For estates that exceed the exemption by 5% or less, taxes are only applicable on the amount that surpasses the threshold. However, if your estate exceeds 105% of the exemption amount at the time of your death, it will “fall off the cliff,” and the entire estate will be subject to the tax.


New York Estate Tax Rates

The estate tax rate in New York ranges between 3.06% and 16% and increases within this range based on the total value of the estate. This state tax rate is much lower than the federal range, but the state tax applies to the entire estate versus only the portion that exceeds the federal threshold.

Example: If an individual dies in 2023 with an estate valued at $6.75 million, the estate would exceed the exemption threshold of $6.58 million by $170,000. Much like the federal tax, New York imposes taxes on the percentage that exceeds the threshold, but only up to a certain point. This is where the “cliff” plays a role. If an estate is valued at 105% of this threshold, the entire estate becomes subject to taxation, which could mean losing the entire estate to taxes.


Estate Tax Deductions

Even if an estate is obligated to file a tax return, it doesn’t mean that it’ll owe money. There are several deductions your estate may be eligible for that can help to reduce the value of your estate. With the right deductions, the value of your assets can fall under the $6.58 million exemption. If this is the case, your estate won’t be liable for taxation. Deductions that may apply to your estate include:

  • Mortgages and debts: Owed mortgages and debts, including credit and loan debts, are eligible deductions.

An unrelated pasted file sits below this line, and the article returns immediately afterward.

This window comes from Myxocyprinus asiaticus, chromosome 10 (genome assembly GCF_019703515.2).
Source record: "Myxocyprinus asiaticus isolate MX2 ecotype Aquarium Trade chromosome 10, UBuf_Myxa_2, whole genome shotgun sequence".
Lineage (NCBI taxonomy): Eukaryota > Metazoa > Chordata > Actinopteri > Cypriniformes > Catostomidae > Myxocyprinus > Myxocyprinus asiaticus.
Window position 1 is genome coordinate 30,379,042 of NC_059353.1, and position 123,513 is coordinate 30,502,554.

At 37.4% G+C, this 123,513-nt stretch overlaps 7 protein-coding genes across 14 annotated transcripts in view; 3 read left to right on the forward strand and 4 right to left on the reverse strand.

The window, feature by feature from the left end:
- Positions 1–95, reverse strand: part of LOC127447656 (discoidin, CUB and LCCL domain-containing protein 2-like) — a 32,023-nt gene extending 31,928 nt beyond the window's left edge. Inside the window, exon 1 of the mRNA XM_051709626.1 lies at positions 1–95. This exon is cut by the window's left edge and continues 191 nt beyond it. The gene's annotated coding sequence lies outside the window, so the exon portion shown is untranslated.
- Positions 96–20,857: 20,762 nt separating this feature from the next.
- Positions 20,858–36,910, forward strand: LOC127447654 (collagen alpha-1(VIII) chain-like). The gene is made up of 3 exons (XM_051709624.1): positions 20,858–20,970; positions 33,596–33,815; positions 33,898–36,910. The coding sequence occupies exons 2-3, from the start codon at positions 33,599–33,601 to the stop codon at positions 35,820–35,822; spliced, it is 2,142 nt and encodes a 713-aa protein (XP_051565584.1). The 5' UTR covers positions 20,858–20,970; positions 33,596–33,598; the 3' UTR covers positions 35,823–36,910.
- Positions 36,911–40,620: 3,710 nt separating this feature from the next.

• Marital deductions: Assets that go to a surviving spouse are deductible from the gross estate, no matter the amount.
  • Charitable deductions: Any gifts to charities, nonprofits, and religious organizations can be deducted from your gross estate.
  • Estate planning and administration expenses: The expenses incurred for planning the transfer of your estate, such as funeral expenses and expenses that go toward administering the estate, are also estate tax deductible.
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New Jersey Inheritance Tax

In New Jersey, estates that pass to a named beneficiary are subject to an inheritance tax. This tax is imposed on inherited assets with a value of $500 or more. However, the transfer of inheritances to your surviving spouse, domestic partner, parents, grandparents, children and their descendants, or step-children is exempt. Step-grandchildren and their descendants aren’t exempt from the New Jersey inheritance tax.

Siblings and children’s spouses are also exempt from the first $25,000 of assets, but after that, inheritance taxes are required. The inheritance tax rate ranges between 11% and 16% for siblings and children’s spouses. All other heirs must pay 15% in taxes on the first $700,000 of inherited assets and 16% on anything valued over $700,000.


Estate Planning for the Future

While it’s never pleasant to think about death, it’s imperative to plan for the future. With the estate and inheritance taxes for decedents in New York and New Jersey in addition to a federal tax, planning how to reduce or even avoid taxes is more important than ever. At Anderson Advisors, we can guide you through your options to help you ensure your heirs don’t lose their inheritance to hefty state taxes. Contact us today to find out how building assets, such as annuities, can give you added financial security and peace of mind.